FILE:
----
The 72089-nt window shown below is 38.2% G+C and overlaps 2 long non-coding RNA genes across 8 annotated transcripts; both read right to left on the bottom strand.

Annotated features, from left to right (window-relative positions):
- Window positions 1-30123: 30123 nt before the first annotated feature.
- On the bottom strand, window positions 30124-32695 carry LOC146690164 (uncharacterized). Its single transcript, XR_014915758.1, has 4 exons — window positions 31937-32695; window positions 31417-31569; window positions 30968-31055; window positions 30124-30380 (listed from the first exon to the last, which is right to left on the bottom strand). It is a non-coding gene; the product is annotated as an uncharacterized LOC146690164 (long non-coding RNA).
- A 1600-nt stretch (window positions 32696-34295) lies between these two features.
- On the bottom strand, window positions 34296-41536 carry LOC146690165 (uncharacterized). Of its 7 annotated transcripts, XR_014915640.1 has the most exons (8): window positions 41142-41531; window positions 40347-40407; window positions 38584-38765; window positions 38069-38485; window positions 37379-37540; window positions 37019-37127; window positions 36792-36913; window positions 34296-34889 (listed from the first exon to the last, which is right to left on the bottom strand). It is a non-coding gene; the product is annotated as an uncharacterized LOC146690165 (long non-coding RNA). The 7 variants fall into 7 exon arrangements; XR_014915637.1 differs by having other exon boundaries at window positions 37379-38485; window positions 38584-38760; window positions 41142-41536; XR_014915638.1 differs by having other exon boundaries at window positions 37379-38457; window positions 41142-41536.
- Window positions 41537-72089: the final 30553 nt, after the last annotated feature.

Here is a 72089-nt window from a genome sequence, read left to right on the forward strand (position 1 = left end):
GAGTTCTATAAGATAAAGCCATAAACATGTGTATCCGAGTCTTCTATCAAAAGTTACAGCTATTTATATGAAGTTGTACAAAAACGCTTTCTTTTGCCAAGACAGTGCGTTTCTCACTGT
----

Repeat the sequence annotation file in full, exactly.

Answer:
The 72089-nt window shown below is 38.2% G+C and overlaps 2 long non-coding RNA genes across 8 annotated transcripts; both read right to left on the bottom strand.

Annotated features, from left to right (window-relative positions):
- Window positions 1-30123: 30123 nt before the first annotated feature.
- On the bottom strand, window positions 30124-32695 carry LOC146690164 (uncharacterized). Its single transcript, XR_014915758.1, has 4 exons — window positions 31937-32695; window positions 31417-31569; window positions 30968-31055; window positions 30124-30380 (listed from the first exon to the last, which is right to left on the bottom strand). It is a non-coding gene; the product is annotated as an uncharacterized LOC146690164 (long non-coding RNA).
- A 1600-nt stretch (window positions 32696-34295) lies between these two features.
- On the bottom strand, window positions 34296-41536 carry LOC146690165 (uncharacterized). Of its 7 annotated transcripts, XR_014915640.1 has the most exons (8): window positions 41142-41531; window positions 40347-40407; window positions 38584-38765; window positions 38069-38485; window positions 37379-37540; window positions 37019-37127; window positions 36792-36913; window positions 34296-34889 (listed from the first exon to the last, which is right to left on the bottom strand). It is a non-coding gene; the product is annotated as an uncharacterized LOC146690165 (long non-coding RNA). The 7 variants fall into 7 exon arrangements; XR_014915637.1 differs by having other exon boundaries at window positions 37379-38485; window positions 38584-38760; window positions 41142-41536; XR_014915638.1 differs by having other exon boundaries at window positions 37379-38457; window positions 41142-41536.
- Window positions 41537-72089: the final 30553 nt, after the last annotated feature.

Here is a 72089-nt window from a genome sequence, read left to right on the forward strand (position 1 = left end):
GAGTTCTATAAGATAAAGCCATAAACATGTGTATCCGAGTCTTCTATCAAAAGTTACAGCTATTTATATGAAGTTGTACAAAAACGCTTTCTTTTGCCAAGACAGTGCGTTTCTCACTGT